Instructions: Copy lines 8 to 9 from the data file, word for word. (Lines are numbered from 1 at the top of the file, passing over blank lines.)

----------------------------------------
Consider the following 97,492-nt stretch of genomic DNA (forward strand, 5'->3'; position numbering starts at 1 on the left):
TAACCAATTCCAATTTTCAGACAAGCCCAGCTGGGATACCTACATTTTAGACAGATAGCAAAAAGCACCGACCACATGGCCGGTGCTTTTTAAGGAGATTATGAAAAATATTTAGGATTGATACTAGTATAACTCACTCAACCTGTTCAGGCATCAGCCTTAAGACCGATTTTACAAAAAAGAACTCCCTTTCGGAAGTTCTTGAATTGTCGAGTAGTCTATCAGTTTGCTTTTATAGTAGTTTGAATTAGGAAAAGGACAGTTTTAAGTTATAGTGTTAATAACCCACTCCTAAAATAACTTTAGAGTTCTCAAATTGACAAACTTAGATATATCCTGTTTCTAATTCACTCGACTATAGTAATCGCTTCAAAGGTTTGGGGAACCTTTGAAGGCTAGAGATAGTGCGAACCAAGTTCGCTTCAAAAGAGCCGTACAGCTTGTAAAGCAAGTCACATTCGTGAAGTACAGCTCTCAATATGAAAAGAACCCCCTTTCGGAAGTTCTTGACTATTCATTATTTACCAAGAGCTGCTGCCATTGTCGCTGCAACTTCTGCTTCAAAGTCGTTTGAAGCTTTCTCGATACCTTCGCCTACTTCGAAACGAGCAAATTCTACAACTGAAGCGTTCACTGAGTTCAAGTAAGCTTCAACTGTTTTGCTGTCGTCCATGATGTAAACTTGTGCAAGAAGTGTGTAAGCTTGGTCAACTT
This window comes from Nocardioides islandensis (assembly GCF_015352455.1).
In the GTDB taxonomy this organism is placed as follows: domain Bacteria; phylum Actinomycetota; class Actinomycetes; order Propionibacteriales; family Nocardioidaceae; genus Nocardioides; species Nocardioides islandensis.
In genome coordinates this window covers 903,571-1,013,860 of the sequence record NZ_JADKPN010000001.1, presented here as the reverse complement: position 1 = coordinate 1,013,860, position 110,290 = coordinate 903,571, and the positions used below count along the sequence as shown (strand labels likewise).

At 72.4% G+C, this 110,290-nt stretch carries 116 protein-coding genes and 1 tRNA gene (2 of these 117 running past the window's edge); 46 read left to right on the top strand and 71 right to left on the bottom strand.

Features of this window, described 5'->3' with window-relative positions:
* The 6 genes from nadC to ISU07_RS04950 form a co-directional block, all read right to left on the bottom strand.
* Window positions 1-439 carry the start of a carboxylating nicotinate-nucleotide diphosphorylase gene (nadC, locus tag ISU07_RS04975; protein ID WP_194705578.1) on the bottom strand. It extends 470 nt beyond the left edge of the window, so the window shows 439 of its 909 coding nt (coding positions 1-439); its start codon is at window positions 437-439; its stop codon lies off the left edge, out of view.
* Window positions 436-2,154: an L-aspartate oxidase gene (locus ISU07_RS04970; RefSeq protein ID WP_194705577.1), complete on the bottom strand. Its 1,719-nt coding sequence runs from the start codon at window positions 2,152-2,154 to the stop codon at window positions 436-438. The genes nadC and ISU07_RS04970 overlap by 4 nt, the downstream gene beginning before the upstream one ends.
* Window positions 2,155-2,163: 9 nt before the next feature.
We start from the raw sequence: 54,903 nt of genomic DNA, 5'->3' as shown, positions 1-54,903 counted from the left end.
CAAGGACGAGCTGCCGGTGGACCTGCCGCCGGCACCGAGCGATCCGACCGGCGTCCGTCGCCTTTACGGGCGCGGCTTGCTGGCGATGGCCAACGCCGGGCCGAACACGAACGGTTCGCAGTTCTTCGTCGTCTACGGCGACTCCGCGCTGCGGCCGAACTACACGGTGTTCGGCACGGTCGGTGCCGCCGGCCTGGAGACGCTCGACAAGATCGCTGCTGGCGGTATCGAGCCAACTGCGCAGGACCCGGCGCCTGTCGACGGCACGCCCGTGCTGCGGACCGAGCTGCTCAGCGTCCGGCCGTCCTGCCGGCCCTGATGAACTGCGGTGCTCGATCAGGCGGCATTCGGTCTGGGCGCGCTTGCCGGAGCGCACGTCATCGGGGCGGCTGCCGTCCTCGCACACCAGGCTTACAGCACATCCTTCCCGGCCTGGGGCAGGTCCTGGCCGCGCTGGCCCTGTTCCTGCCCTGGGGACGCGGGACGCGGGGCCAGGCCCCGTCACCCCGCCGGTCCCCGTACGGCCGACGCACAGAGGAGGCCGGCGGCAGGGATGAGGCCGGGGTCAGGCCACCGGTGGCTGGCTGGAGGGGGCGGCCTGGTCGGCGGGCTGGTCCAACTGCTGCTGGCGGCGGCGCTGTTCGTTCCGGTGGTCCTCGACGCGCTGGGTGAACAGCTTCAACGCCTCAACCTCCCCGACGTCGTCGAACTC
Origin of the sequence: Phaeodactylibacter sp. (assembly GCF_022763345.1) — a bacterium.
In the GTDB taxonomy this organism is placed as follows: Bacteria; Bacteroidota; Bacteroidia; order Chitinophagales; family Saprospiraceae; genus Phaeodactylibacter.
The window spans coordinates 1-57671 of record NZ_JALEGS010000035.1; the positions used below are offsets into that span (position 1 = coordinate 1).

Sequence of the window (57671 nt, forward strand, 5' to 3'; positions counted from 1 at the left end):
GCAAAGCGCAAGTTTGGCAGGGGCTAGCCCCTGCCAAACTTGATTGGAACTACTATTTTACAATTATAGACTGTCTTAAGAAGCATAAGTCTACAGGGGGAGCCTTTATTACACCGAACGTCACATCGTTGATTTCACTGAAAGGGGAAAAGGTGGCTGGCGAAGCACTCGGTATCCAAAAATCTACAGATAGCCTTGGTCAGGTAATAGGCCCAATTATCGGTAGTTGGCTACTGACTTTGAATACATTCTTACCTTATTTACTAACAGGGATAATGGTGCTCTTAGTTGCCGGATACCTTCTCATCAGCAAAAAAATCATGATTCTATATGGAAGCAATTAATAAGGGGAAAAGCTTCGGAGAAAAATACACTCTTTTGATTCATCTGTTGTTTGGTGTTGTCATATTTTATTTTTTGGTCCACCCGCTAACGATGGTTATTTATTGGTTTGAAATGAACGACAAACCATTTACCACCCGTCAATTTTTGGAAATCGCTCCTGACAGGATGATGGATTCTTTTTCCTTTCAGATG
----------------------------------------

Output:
* The 6 genes from nadC to ISU07_RS04950 form a co-directional block, all read right to left on the bottom strand.
* Window positions 1-439 carry the start of a carboxylating nicotinate-nucleotide diphosphorylase gene (nadC, locus tag ISU07_RS04975; protein ID WP_194705578.1) on the bottom strand. It extends 470 nt beyond the left edge of the window, so the window shows 439 of its 909 coding nt (coding positions 1-439); its start codon is at window positions 437-439; its stop codon lies off the left edge, out of view.